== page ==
Can I Use Buttermilk In My Bc Icing?

Decorating By mrsb37 Updated 15 Feb 2009 , 1:14am by m1m

mrsb37 Posted 13 Feb 2009 , 5:34pm
post #1 of 14

I bought some buttermilk to experiment with and I was surprised when I tasted it at the strong vinegar flavor. I know I can use it to doctor a cake mix (the cake is just for my family at home), but I was wondering if I can use it in a buttercream icing recipe also, or will it make it taste bitter?

Anyone know?

13 replies
prterrell Posted 13 Feb 2009 , 7:32pm
post #2 of 14

Despite it's name, buttermilk is NOT the milk liquid left over from making butter. It is actually regular milk that has lactic acid bacteria Streptococcus lactis added to it. That is why it has such a strong acidic flavor. You could try it in your buttercream. A small amount added may create a unique flavor without overpowering the sweetness.

aswartzw Posted 13 Feb 2009 , 7:42pm
post #3 of 14

You can try and tell us or just use water and be safe.

If you ever need buttermilk and don't have it, the conversion is milk and vinegar. icon_wink.gif

rockysmommy Posted 13 Feb 2009 , 7:47pm
post #4 of 14
Quote:
Originally Posted by aswartzw

You can try and tell us or just use water and be safe.

If you ever need buttermilk and don't have it, the conversion is milk and vinegar. icon_wink.gif




Didn't know this...is that whole milk or can you use 2% as well...Thanks.

Robin

Valli_War Posted 13 Feb 2009 , 7:54pm
post #5 of 14

Don't do it. If you add buttermilk, bacteria (good ones) in the buttermilk will increase the speed with which your buttercream becomes stale. If you are finishing up within a day or two, it is fine. Otherwise, it'll start going sour. Just my two cents.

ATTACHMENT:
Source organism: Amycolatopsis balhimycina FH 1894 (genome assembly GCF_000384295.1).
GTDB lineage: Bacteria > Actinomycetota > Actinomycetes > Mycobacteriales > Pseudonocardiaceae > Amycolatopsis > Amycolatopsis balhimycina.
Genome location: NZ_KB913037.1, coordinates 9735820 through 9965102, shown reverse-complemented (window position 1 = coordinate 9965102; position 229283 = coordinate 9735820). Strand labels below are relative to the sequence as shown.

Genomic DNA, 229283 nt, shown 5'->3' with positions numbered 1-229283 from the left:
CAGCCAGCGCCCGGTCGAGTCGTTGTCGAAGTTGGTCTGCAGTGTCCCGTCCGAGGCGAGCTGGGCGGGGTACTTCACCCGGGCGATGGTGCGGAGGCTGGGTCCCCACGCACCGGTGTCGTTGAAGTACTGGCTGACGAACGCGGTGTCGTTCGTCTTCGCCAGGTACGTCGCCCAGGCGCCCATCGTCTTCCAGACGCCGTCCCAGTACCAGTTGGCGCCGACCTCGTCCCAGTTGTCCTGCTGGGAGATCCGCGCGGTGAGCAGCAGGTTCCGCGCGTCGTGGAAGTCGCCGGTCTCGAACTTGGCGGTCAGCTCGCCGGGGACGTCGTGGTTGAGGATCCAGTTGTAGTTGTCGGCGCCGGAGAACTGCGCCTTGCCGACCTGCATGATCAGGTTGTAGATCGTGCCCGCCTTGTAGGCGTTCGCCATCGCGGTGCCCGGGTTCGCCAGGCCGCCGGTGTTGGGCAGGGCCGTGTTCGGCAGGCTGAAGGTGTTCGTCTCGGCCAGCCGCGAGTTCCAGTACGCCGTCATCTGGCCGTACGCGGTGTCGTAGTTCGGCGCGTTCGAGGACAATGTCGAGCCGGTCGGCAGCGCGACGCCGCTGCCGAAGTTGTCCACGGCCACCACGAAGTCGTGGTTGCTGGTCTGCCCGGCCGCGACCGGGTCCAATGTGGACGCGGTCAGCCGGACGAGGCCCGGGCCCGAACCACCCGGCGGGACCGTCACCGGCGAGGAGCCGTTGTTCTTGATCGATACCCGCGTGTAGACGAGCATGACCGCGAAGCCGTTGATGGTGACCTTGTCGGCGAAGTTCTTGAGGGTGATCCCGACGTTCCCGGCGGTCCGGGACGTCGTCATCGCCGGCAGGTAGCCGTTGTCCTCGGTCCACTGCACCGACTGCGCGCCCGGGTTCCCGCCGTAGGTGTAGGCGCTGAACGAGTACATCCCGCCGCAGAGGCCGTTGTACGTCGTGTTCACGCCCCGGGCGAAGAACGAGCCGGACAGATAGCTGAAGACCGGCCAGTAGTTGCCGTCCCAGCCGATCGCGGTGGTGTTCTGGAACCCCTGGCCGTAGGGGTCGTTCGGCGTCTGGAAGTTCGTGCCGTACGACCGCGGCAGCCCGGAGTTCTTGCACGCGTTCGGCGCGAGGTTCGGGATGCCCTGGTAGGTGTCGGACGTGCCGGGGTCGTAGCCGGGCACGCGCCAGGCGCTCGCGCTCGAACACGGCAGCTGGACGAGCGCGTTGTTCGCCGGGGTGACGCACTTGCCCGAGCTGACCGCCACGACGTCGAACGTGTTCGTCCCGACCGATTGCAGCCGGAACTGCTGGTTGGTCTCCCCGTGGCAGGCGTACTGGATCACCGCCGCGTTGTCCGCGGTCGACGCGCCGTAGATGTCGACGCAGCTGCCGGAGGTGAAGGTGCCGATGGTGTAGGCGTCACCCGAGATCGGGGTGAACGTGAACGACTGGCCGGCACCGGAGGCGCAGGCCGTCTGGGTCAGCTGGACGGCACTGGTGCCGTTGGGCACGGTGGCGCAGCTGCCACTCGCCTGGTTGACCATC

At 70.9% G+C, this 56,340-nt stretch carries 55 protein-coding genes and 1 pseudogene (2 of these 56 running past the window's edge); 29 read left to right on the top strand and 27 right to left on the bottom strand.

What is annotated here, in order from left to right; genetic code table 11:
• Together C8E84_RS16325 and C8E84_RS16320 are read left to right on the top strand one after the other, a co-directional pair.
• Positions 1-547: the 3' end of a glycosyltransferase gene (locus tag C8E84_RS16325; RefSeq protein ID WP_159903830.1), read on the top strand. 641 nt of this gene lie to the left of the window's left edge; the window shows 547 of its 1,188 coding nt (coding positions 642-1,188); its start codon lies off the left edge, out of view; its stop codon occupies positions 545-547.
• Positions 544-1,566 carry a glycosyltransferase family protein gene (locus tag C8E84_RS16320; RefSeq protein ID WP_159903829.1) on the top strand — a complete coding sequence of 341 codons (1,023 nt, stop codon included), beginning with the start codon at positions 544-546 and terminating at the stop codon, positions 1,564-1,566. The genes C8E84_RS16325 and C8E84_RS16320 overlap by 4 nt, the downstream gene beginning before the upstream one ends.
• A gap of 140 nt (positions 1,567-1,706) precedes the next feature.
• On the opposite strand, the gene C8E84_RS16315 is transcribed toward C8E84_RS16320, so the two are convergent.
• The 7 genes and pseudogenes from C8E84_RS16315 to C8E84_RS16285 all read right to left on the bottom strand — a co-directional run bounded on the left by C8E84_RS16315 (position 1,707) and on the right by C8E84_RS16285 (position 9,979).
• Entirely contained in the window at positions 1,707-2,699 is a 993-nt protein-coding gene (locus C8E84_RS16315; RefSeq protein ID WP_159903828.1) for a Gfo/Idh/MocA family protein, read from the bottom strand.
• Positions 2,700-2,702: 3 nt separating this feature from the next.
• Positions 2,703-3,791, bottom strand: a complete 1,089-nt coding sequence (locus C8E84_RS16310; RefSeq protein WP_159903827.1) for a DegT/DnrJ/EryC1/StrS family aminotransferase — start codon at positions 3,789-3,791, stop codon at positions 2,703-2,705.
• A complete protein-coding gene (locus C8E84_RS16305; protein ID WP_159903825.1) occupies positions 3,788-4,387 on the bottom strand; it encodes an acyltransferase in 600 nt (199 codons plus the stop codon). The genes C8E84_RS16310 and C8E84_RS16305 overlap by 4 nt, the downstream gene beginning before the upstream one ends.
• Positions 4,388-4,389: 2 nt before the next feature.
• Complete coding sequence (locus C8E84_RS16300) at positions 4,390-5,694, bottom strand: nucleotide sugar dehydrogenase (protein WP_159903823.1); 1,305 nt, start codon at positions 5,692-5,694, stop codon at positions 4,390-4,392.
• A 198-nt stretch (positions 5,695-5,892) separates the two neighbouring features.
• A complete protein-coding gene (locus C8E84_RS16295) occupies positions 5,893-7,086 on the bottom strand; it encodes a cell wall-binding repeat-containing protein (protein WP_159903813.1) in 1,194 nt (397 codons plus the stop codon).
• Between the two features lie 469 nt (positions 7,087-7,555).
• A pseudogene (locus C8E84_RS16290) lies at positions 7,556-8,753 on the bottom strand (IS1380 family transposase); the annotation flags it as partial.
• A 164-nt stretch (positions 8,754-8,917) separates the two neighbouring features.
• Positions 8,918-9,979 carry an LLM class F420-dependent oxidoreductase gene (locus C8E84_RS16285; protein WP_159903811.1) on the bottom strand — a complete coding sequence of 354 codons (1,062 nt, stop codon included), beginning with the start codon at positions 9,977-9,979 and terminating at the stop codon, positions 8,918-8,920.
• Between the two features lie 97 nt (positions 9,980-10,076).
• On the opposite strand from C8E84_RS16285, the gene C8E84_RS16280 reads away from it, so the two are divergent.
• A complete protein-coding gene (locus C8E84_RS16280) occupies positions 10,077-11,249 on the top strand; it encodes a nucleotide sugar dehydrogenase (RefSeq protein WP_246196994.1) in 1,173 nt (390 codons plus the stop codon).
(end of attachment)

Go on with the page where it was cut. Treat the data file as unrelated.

mrsb37 Posted 13 Feb 2009 , 8:12pm
post #6 of 14

Thanks! This is what I needed to know.

londonpeach Posted 13 Feb 2009 , 8:34pm
post #7 of 14

See I learn something new everyday...I didn't know what buttermilk was even though I use it in my chocolate cake (recipe from one of my many books) all the time. The cake is really moist and yummy icon_razz.gif

aswartzw Posted 13 Feb 2009 , 8:35pm
post #8 of 14

Buttermilk substitution: 1T. vinegar to 1 c. (any) milk. Let stand for 5 minutes.

londonpeach Posted 13 Feb 2009 , 8:40pm
post #9 of 14

icon_rolleyes.gif hmmm. The buttermilk i use is a bit thicker than milk...how does it thicken up ?

aswartzw Posted 13 Feb 2009 , 9:55pm
post #10 of 14

When you dump in the vinegar, you can actually see the milk thicken where it hits. Of course, this is only a substitute and not the actual thing but it is what the cookbooks recommend to use. You are making the milk more acidic than basic (so it's more like buttermilk).

-K8memphis Posted 13 Feb 2009 , 10:02pm
post #11 of 14

Back in the old days you could get real buttermilk that had yellow flecks in it.

Bronwens' American Buttercream recipe has buttermilk in it.

prterrell Posted 13 Feb 2009 , 11:24pm
post #12 of 14
Quote:
Originally Posted by londonpeach

icon_rolleyes.gif hmmm. The buttermilk i use is a bit thicker than milk...how does it thicken up ?




The reaction of the lactic acid bacteria with the proteins in the milk cause the proteins to coagulate which results in the thicker nature of buttermilk.

I keep a can of powdered buttermilk on hand for baking. Works just as well as the liquid and lasts much longer.

texasbelle Posted 15 Feb 2009 , 12:57am
post #13 of 14

I took a class from Bronwyn Weber and got her recipe. It's awesome.

m1m Posted 15 Feb 2009 , 1:14am
post #14 of 14

If you try it, let us know how it tastes.
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